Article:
Prioritizing long-term benefits over short-term costs, companies should seriously consider investing in physical meetings among distributed teams. One or two days of varied activities, from actual work meetings to outdoor recreation to cooking classes, can quickly forge mutual respect and make team members more forgiving of one another’s unintentional or offensive cultural faux pas.
Cultural diversity at home engenders global awareness
Another ingredient of good global collaboration is happening right before our eyes all over the world. While perhaps not as noticeable or dramatic, our ability to become citizens of the world is changing every day as our cultures themselves become more global. There was a time when everyday interactions between people of different cultures were few and far between.
This still holds true in many less-open societies. In the US, “experiencing another culture” meant ordering pizza or Chinese food, searching through an ethnic grocery store for that one missing ingredient, or taking a taxi in New York.
But today, cultures are intermingling as they never have before in our cities and towns – and in our workplaces. It is not unusual these days for a single company to have employees from a dozen different countries. Whether we are all on the same work team or not, we cannot help but learn from these co-workers every day how to adapt to new cultural norms, how to pick up cross-cultural cues, how to accommodate another’s unfamiliar preferences.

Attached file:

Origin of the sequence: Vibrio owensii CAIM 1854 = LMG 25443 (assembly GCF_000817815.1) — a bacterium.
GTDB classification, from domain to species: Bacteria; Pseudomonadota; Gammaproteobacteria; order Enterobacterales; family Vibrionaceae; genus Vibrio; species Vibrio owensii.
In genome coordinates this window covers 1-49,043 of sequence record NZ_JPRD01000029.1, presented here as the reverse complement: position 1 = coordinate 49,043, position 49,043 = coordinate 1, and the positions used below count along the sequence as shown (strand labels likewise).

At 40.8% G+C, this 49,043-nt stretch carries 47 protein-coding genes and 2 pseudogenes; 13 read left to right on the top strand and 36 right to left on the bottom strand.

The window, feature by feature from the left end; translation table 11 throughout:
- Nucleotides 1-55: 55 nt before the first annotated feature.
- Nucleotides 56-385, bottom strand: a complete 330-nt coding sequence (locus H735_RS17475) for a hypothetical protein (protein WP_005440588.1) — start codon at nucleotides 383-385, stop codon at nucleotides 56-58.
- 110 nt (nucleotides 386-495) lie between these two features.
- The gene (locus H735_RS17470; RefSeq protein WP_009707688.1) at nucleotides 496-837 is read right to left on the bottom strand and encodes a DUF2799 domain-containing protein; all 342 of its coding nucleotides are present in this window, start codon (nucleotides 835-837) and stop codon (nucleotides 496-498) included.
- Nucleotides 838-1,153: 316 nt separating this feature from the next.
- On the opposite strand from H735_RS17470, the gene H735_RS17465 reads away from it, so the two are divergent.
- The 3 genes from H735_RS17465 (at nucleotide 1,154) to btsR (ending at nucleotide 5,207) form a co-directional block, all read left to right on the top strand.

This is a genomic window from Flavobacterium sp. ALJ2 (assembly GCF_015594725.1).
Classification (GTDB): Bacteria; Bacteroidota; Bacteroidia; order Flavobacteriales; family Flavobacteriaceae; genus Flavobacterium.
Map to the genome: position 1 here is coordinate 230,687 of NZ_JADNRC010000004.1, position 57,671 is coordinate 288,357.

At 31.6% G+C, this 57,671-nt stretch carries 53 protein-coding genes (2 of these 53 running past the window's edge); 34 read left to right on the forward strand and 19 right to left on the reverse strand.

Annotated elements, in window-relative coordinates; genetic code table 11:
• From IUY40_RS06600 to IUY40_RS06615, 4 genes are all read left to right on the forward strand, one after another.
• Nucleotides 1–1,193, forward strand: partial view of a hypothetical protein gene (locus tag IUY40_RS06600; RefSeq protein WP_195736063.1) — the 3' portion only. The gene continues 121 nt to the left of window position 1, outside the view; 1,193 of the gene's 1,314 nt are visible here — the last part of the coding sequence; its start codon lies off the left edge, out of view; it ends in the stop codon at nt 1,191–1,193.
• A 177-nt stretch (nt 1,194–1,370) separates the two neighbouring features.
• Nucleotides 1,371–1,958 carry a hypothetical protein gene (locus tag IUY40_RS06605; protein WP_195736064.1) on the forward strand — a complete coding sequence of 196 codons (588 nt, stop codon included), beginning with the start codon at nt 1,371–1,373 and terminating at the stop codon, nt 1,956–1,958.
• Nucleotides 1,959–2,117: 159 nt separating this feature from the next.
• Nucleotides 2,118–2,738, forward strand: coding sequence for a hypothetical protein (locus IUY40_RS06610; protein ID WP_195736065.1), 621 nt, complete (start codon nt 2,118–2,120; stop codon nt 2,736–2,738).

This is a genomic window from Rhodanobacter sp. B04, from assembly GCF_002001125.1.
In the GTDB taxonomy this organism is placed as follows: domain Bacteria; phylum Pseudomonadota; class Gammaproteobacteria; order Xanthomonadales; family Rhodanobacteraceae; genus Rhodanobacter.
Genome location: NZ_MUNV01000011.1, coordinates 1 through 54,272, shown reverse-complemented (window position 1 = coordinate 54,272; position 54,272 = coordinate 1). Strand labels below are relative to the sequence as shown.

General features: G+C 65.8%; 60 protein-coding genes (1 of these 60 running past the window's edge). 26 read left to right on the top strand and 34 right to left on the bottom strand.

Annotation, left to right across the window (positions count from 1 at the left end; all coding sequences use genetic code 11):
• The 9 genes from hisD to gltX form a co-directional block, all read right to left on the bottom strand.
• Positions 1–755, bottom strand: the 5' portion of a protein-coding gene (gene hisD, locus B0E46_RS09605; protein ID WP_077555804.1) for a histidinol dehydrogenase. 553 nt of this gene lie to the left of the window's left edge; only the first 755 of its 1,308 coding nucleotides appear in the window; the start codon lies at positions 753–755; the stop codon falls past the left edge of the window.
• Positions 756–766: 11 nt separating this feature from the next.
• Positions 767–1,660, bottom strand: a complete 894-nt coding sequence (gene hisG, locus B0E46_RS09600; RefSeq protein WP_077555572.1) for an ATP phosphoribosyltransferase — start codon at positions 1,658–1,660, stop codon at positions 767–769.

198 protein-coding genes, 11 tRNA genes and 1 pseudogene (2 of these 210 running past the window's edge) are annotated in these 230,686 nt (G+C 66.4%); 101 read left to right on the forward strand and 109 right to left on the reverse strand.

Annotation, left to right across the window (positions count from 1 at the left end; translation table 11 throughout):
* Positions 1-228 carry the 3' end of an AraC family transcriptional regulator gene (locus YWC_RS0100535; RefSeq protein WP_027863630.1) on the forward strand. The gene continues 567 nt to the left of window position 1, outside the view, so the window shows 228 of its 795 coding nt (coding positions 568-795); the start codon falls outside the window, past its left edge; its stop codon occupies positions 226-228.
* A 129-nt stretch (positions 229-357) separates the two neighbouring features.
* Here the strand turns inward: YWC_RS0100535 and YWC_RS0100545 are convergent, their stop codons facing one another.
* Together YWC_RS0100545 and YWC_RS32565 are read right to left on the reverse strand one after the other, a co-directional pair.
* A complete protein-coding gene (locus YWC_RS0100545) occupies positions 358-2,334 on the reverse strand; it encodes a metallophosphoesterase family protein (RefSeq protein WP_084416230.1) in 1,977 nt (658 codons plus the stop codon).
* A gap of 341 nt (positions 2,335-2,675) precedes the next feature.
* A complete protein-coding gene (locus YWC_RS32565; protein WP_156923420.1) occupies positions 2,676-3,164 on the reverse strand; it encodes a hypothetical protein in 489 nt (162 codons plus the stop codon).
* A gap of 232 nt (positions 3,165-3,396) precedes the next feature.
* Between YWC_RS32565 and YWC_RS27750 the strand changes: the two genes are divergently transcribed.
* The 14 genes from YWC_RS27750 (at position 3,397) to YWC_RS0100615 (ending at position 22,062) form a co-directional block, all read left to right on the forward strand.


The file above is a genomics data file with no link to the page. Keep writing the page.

There are so many things companies can do to improve global collaboration. They can teach their employees the meanings of other cultures’ signs and symbols. They can find better ways to communicate across multiple time zones and rediscover the value in face-to-face meetings.
But perhaps one of the most effective steps they can take is to make their workplaces more culturally diverse.
By creating hiring policies that bring people together from all over the world, these companies will enable their employees to acquire global dexterity as a normal part of their everyday interactions.